Bloggers Fair: Louisa Yates ‘Neo-Victorian Thought’ blog

Having completed a thesis on neo-Victorian fiction – specifically, the three neo-Victorian novels of Sarah Waters – I am left with a hopeless and seemingly ineradicable ‘gift’: identifying the many and varied ways in which Victorians and Victoriana reveal themselves within contemporary culture. Many of these moments are fleeting, transient, or otherwise unsuited to extended academic examination (at this point in time, at least). They are, however, often entertaining, inspiring, and eminently suitable for life outside the academy; as the

Read more

Happy Birthday, Dear Edward

by Victoria Ford Smith Rice University As celebrations of Charles Dickens’s bicentenary continue past the great author’s February 7th birthday, I find myself turning from the parties and panels, the symposia and biographies, to find Edward Lear. He’s 200 this year, too, after all. Today, in fact. I suspect that he is not a man to make a fuss about his birthday, but surely I’ll find him somewhere at the edge of the crowd, sketching a parrot on a spare

Read more

Bloggers Fair: Charlotte E. Mathieson’s research and teaching blogs

My Research Blog draws together reflections, reviews and discussion relating to my research on travel and place in mid-19th century literature. I write about recent reading, events and talks I’ve attended, and ideas that I’ve been working on in my research, as well as reflecting on contemporary cultural news and events relating to the Victorian period – the Dickens bicentenary has provided a lot of material this year, but I also write about film adaptations, radio and tv series, and

Read more

The Cult of Beauty: The Victorian Avant-Garde 1860-1900

by Pearl Chaozon-Bauer University of California, Davis Upon entering “The Cult of Beauty: The Victorian Avant-Garde 1860-1900,” an exhibit at the Legion of Honor that features art work and pieces from poets, painters, sculptors, designers and architects who produced art for the sake of art, I expected to be intoxicated and affected by the beauty that the exhibit promised to deliver.  Since these artists championed the axiom that the only purpose of art is to be beautiful, I anticipated losing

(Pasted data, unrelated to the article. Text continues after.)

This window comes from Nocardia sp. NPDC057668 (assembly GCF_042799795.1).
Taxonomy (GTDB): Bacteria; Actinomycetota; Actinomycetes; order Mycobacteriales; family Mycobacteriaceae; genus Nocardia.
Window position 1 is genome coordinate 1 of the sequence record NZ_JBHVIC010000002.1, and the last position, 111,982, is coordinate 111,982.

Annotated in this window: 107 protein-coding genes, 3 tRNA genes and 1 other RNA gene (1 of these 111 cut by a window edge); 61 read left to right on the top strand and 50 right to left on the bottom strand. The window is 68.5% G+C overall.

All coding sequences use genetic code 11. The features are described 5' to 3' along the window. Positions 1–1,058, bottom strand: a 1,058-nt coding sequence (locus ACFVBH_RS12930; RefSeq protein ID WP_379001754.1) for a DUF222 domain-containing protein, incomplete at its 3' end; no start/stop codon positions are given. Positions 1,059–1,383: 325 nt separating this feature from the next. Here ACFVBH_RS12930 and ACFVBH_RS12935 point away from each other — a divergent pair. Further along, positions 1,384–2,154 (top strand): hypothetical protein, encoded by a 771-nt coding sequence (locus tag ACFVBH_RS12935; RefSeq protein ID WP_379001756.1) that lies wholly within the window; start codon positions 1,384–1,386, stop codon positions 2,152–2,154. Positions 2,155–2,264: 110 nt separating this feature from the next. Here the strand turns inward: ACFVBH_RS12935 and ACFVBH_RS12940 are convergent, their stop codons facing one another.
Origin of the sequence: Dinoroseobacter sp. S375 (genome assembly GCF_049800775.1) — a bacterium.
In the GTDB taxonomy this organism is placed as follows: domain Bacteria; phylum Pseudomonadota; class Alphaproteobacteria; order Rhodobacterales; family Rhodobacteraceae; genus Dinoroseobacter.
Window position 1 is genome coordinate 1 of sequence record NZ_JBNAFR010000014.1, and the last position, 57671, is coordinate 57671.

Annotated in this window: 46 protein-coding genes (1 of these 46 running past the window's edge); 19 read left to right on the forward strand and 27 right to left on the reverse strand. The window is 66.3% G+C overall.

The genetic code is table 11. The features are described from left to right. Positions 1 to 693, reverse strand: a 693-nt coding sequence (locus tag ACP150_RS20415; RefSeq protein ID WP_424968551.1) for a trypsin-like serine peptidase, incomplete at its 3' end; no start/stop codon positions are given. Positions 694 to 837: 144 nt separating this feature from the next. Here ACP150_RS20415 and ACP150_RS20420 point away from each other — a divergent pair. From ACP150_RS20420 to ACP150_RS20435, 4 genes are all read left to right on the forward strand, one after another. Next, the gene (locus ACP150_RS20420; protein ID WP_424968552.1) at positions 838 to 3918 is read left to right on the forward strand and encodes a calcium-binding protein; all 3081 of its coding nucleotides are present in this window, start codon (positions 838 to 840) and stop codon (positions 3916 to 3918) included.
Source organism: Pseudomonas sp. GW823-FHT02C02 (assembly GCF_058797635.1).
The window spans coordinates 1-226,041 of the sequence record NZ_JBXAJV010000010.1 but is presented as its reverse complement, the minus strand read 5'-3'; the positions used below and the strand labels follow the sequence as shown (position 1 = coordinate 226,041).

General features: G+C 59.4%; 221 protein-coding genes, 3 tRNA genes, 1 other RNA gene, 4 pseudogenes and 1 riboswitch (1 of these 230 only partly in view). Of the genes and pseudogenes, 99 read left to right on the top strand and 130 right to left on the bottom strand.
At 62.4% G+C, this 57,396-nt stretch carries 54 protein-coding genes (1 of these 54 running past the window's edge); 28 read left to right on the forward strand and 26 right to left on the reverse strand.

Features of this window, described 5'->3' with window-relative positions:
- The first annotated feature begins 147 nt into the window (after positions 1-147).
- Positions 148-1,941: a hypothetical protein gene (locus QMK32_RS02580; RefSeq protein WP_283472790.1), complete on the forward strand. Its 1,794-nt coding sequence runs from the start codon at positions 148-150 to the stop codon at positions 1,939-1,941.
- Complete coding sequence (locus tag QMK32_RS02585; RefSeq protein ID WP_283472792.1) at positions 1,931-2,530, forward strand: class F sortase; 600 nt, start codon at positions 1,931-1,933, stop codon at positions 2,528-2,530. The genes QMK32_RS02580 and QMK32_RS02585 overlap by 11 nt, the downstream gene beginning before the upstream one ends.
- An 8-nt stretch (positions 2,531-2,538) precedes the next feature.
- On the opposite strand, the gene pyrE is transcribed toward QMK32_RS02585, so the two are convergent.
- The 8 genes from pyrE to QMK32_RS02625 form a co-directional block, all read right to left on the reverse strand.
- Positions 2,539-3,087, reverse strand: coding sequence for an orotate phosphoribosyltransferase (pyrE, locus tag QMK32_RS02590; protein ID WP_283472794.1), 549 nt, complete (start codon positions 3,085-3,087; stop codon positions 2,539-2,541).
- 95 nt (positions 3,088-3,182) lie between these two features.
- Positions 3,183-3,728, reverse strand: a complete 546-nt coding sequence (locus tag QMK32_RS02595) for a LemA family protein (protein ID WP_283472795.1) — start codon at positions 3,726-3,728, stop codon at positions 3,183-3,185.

Read more

Bloggers Fair: Jolette Roodt ‘The Old Curiosity Shop’

My name is Jolette Roodt and I am currently an MA student at Stellenbosch University in South Africa. My research interests are Victorian literature and the scholarship of teaching and learning, and I am combining the two in my MA thesis, which will look at interventions in the teaching of Jane Eyre (a component of the first-year English Studies course here) in 21st-century South Africa. As part of my research project I have started a (voluntary) reading group for first-year

Read more

Bloggers Fair: Gaby Malcolm’s blog on Mary Braddon

Mary Braddon’s centenary is fast approaching (2015) and as the new Visiting Research Fellow at Canterbury Christ Church University my remit is to develop and publish on the Braddon Archive Collection now held at the university’s Augustine Library – with the landmark date in mind. I am joining colleagues Adrienne Gavin (biographer of Anna Sewell) and Carolyn Oulton (biographer of Mary Cholmondeley) of the English and Language Studies department, as they begin their directorships of the new International Centre for

Read more

Bloggers Fair: Christina Bradstreet’s ‘Art and Perfume’

Art and Perfume is a new blog about smell in nineteenth-century art and culture. It is written by Dr. Christina Bradstreet and is a record of her journey towards transforming her doctoral research into an academic book. Recent posts have explored the theme of scent and decadence – including the idea of perfume injection in the 1890s, fragrance asphyxiation in a little known painting by John Collier as well as perfume in the work of Oscar Wilde and Arthur Symons.

Read more

Bloggers Fair: Novel Readings

At Novel Readings I write about my reading, teaching, and research, much but not all of which is Victorian. Blogging is a way to make my academic work more transparent and accessible, and an opportunity to experiment with different kinds of critical writing. Novel Readings has become an indispensable part of my intellectual life, not only for the intrinsic challenges and rewards of writing for it, but because of the community of other readers and writers it has brought me

Read more

Bloggers Fair: Mark Blacklock’s ‘The Fairyland of Geometry’

All-too-infrequently updated, The Fairyland of Geometry is a blog on which I post material surrounding my PhD research into the late-nineteenth-century engagement with the idea of higher-dimensioned space. The thesis aims to understand and describe how this engagement altered the spatial imaginary of the period by examining the passage of the idea across disparate cultural terrains, departing from August Mobius’s 1827 paper on barycentric calculus, in which he tentatively speculated a fourth dimension of space as a useful idea in

Read more

Bloggers Fair: Amber Regis’ ‘Looking Glasses at Odd Corners’

I started my blog, Looking Glasses at Odd Corners, in October 2011. Its title is an obscure reference to a Virginia Woolf essay on ‘The Art of Biography’ (1939), a phrase that encapsulates my approach to life-writing: ‘Biography will enlarge its scope by hanging up looking glasses at odd corners.’ [1] As a Victorianist, my research is concerned with the recovery and recognition of playfulness, experiment and diversity in nineteenth-century auto/biography. I delve into the ‘odd corners’, shining a light

Read more